The Q5 has done the numbers for Audi ever since it came out in 2008, selling in vast quantities pretty much everywhere it’s available. In fact, the old one was, says the company, the “world’s best-selling premium midsize” SUV for some six years, ahead of the BMW X3, the Mercedes-Benz GLC/GLK, and the related Porsche Macan.
The current second-generation Q5 went on sale in 2017, meaning it’s due a facelift any day now. Based on the same ‘MLB’ platform as the recently updated A4, A5, and so on, in Audi’s range, it sits above the smaller Q3 but under the seven-seat Q7. Key improvements over the old Q5 are in the areas you’d expect—less weight (up to 90kg) thanks to much aluminum, better economy, and more tech, among others.
Competitors? You might consider a BMW X3 or a Mercedes GLC, both of which are around the same size and price. Then there’s the Jaguar F-Pace, Volvo XC60, or possibly either the Range Rover Evoque or Velar. Audi doesn’t do a coupe version of the five-seat Q5, as BMW does the X3 and Mercedes the GLC (in the form of the BMW X4 and the Mercedes GLC Coupe), but it’s only a matter of time.
As for engines, with the normal Q5, you’ve got the choice of a 2.0-liter turbocharged gasoline or a 2.0-liter turbocharged diesel. Then you’ve got the Q5 TFSI e, which pairs said gaoline engine with a battery and e-motor for low CO2 (and thus tax) and a few kilometers of electric-only range, and the six-cylinder diesel SQ5. All get automatic gearboxes and Quattro all-wheel drive as standard.
Prices start at around £40,000 (P2.52 million), rising to £55,000 (P3.47 million) or so for the SQ5.
On the road
More on those engines. Most Q5s come with a 2.0-liter engine of some description, fueled by either gasoline or diesel. We’ve had a go in the diesel. Badged ‘40 TDI,’ it makes 187hp and 400Nm, and is good for up to 16.7km/L and 144g/km of CO2. Nil to 100kph takes under 8sec—the Q5 doesn’t feel that quick because of its seven-speed dual-clutch gearbox, which is reluctant to kick down even if you’ve got a load of throttle on, but it’s got all the performance you need in a car like this. Very refined, too, though you can’t totally escape the agricultural rattle inherent in four-cylinder diesel engines.
We’ve only tried the gasoline in tandem with the 14.1kWh battery and electric motor of the Q5 plug-in hybrid, which Audi calls the Q5 TFSI e. It’s available in two power outputs: the 295hp ‘50’ or the 362hp ‘55.’ Low CO2 emissions of just 49g/km mean it’s the Q5 you’ll want if you run a company car because it’ll save you a bundle in tax.
Happily, it’s also quite good, with a smooth, incredibly clever powertrain and impressive turn of speed (the 55 takes only 5.3sec to hit 62mph). Audi claims 26 miles of electric range, with a top speed in EV mode of a handy 84mph. But the usual PHEV caveats apply—make sure it suits your commute/lifestyle (through or into a town, and can you do it all on electricity?) and have a think about where/when you can charge. If you can’t plug in a PHEV, there’s really no point.
The PHEV is 290kg heavier than the equivalent gasoline Q5, and while it remains a comfortable car, you can feel the suspension working hard to contain that extra mass. In general, the Q5 drives well enough—like the A4 on which it’s based, it doesn’t really involve you in the process (look at the Macan or F-Pace if that’s your thing), but majors instead on rolling refinement and safe, predictable handling. The ride is a bit on the firm side, so look toward the smaller alloy wheel options to stop it from becoming a problem.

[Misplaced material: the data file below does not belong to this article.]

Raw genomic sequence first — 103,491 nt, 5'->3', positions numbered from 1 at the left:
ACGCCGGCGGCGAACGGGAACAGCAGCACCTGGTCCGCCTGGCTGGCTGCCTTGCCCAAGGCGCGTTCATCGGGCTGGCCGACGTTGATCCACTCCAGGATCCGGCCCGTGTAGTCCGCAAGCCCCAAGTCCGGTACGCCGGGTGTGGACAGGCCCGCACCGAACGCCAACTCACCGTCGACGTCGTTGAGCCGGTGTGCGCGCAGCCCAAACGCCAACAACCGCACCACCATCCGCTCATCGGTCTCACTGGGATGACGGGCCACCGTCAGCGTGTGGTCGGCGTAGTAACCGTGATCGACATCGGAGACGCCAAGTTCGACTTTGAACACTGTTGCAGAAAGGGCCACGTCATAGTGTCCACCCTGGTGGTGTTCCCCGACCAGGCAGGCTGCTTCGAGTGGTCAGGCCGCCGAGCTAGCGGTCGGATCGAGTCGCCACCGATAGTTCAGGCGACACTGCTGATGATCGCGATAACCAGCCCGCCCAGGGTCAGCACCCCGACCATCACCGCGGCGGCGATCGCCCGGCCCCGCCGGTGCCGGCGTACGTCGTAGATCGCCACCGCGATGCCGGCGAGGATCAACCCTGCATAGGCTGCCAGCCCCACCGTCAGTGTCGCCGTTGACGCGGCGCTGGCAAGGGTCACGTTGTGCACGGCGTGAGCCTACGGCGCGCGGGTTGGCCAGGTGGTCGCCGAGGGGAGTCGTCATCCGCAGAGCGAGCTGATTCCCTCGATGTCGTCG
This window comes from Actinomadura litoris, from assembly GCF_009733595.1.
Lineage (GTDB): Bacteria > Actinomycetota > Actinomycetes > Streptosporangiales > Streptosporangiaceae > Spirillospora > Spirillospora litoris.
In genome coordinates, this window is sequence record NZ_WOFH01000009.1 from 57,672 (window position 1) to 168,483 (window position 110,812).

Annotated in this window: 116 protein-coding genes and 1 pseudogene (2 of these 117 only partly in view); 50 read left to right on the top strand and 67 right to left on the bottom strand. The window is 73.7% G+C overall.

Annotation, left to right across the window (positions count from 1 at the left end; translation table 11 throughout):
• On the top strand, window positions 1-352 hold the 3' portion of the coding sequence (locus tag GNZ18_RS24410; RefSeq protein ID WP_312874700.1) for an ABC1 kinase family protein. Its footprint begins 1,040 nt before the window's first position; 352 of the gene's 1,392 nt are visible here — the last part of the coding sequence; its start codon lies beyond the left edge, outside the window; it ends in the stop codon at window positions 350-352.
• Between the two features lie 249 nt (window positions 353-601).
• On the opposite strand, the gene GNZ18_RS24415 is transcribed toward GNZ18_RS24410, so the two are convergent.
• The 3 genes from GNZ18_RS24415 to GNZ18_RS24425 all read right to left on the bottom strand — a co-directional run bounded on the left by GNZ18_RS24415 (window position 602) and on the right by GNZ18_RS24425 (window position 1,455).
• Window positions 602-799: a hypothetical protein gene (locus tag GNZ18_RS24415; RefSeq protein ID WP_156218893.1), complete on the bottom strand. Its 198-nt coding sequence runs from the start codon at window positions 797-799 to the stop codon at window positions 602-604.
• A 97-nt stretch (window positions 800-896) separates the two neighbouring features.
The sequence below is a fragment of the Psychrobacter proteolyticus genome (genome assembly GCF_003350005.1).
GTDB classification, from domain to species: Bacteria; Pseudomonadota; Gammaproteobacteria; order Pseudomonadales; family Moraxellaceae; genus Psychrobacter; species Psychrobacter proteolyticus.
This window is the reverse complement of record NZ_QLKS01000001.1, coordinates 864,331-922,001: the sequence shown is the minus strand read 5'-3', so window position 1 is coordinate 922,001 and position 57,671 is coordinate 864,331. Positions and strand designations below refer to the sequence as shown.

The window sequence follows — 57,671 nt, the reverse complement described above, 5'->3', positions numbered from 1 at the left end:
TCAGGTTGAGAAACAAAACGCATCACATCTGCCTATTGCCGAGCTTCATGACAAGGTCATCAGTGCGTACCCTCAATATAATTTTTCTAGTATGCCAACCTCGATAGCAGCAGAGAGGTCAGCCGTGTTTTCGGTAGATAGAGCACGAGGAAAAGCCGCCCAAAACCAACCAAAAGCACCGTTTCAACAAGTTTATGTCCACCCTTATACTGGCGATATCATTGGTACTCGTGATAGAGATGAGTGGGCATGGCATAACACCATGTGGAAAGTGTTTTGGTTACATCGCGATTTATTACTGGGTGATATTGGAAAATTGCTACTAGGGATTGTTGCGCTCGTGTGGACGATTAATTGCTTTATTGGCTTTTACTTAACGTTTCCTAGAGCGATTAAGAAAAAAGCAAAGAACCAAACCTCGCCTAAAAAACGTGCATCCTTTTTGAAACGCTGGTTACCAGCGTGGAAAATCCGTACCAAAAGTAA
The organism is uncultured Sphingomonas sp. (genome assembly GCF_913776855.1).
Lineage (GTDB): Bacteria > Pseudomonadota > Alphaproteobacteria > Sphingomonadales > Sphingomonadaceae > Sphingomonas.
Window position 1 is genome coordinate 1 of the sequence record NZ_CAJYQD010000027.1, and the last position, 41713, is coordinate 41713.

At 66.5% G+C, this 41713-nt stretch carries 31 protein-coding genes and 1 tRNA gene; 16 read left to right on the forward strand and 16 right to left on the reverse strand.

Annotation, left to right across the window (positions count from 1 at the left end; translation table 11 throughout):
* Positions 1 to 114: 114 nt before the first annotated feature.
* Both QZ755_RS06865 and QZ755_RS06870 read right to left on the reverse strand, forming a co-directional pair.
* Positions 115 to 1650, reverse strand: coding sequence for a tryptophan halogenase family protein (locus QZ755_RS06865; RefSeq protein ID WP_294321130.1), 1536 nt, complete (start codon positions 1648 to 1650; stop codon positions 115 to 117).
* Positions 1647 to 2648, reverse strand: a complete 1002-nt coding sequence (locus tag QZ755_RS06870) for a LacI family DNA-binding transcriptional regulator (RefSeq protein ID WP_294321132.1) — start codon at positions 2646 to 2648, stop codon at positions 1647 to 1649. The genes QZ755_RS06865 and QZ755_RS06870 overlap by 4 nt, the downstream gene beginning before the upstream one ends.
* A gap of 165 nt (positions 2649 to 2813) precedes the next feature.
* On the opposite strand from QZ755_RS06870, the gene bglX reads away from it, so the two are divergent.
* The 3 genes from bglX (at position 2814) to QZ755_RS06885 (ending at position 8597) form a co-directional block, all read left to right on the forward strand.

On the inside
Audi does interiors better than most. The Q5’s is well-laid-out and solidly constructed, with an appealing design, lots of light, and some good tech. Not the latest tech, though. The A4 and the A5 have both been facelifted quite recently, so they have Audi’s latest-gen infotainment system, while the Q5 has to make do with the same setup it had at launch in 2017.
It might not look quite as polished, have as many features or as big a screen, but it’s much easier to use on the move because it still has a physical control knob down on the center console, while the new system is touchscreen only. Still gets Apple CarPlay and Android Auto, too.
As for space, it’s pretty good. The 550-liter cargo area is exactly the same size as the Merc GLC’s and the BMW X3’s, if a bit smaller than the Jaguar I-Pace’s. Worth bearing in mind that the PHEV’s batteries liver under the Q5’s rear cargo floor, so TFSI e models get 155 liters less loading space than normal Q5s. Not ideal—that’s really quite small for an SUV of this size. The rear seats are still spacious enough for a couple of adults to sit in relative comfort, though.
The Q5 isn’t a remarkable car in any one way, but it’s quite good in a few ways, which makes it a worthy, well-rounded thing. Worth thinking about if you’re in the market for this kind of car. While it isn’t as good to drive as an X3, a Macan, or an F-Pace, it’s very quiet, comfortable, and practical, if a little dull.
There will be a facelift before long, which will bring with it improvements across the board, so it might be worth hanging fire for a bit to see what happens. If you must have one now, don’t feel as though you need to spend lots of money to get a good one. Go easy on the options.
The PHEV? It’s an impressive bit of tech, but the usual caveats apply. If you’re a company-car driver, then by all means—it’ll save you a bundle in tax. But if you’re buying for you, think very carefully about the kind of driving you do before committing.
NOTE: This article first appeared on TopGear.com. Minor edits have been made.